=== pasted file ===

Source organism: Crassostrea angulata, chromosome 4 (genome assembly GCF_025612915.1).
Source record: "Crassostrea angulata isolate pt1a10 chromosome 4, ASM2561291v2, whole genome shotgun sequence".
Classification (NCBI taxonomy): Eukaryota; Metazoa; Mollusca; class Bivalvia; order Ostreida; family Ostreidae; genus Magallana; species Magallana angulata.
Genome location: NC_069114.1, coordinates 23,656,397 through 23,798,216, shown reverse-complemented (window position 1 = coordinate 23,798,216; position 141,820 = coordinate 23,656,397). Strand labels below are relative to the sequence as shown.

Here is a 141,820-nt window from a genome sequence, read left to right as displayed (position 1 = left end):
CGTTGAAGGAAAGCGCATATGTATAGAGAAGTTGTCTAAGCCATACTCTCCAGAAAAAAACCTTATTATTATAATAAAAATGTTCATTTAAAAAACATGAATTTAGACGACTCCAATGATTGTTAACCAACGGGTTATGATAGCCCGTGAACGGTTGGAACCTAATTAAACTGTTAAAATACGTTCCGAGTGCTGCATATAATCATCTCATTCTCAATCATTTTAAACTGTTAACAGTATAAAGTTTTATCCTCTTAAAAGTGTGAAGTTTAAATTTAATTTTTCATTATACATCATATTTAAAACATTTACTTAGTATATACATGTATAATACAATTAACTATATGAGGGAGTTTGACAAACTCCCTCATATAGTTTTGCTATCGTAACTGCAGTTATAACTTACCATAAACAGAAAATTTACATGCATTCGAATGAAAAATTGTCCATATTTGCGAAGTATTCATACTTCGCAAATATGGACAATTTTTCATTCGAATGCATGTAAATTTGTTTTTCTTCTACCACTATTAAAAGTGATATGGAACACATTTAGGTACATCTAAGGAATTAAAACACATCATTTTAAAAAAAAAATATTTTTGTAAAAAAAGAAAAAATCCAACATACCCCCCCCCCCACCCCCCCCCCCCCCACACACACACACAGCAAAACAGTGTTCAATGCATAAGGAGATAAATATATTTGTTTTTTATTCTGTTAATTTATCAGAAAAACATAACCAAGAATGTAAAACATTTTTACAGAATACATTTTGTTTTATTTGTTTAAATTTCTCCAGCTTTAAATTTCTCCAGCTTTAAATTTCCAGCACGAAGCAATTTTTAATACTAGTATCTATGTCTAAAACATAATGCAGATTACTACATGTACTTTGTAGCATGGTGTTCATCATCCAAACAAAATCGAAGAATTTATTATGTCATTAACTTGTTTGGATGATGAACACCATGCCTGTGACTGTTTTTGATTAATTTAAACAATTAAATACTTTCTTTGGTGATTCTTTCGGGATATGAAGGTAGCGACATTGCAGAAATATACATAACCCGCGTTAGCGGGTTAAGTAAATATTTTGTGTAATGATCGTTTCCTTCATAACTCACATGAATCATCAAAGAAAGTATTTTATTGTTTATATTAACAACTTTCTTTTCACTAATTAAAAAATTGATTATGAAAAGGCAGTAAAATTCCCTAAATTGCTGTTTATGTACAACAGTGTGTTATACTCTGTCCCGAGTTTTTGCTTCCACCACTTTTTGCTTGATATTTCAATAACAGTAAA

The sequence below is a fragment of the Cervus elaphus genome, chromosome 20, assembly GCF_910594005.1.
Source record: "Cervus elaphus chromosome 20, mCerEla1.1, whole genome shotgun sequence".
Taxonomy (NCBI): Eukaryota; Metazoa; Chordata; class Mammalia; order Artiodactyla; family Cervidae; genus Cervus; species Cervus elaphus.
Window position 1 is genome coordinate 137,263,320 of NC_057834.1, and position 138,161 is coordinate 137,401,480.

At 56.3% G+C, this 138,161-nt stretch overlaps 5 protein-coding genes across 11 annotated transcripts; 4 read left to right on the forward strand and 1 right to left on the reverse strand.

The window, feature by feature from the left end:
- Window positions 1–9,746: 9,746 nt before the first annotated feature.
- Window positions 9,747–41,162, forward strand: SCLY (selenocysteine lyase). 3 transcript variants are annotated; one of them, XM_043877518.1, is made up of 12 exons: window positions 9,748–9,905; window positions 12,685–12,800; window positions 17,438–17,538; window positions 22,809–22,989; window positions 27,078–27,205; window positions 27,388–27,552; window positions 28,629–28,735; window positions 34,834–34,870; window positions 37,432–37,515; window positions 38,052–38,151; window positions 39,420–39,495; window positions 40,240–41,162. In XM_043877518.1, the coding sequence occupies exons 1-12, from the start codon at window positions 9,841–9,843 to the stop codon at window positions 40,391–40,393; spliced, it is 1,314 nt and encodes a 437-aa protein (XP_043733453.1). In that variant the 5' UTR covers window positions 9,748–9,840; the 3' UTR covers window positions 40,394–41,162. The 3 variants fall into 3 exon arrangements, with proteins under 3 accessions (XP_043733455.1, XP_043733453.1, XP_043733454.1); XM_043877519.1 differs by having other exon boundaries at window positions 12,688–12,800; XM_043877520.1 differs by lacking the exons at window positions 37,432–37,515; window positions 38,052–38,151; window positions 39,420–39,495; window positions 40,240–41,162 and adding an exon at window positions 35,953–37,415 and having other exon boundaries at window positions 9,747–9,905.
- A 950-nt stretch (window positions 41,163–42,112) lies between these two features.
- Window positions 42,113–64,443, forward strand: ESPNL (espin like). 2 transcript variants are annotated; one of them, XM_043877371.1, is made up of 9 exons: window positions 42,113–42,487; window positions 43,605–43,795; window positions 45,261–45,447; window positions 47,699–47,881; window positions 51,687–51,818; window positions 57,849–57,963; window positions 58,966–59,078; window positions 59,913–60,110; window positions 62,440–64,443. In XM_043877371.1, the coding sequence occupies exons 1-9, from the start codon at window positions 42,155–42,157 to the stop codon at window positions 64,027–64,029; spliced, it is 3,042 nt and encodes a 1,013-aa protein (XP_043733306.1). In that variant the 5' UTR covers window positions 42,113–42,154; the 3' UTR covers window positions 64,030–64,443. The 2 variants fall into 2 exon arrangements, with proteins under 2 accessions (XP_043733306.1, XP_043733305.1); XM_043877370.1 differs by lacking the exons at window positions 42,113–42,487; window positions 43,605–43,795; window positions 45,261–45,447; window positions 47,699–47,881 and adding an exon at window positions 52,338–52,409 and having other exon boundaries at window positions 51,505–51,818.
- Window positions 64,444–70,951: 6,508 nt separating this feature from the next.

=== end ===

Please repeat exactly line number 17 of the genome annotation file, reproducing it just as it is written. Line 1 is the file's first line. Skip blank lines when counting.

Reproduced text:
- Window positions 64,444–70,951: 6,508 nt separating this feature from the next.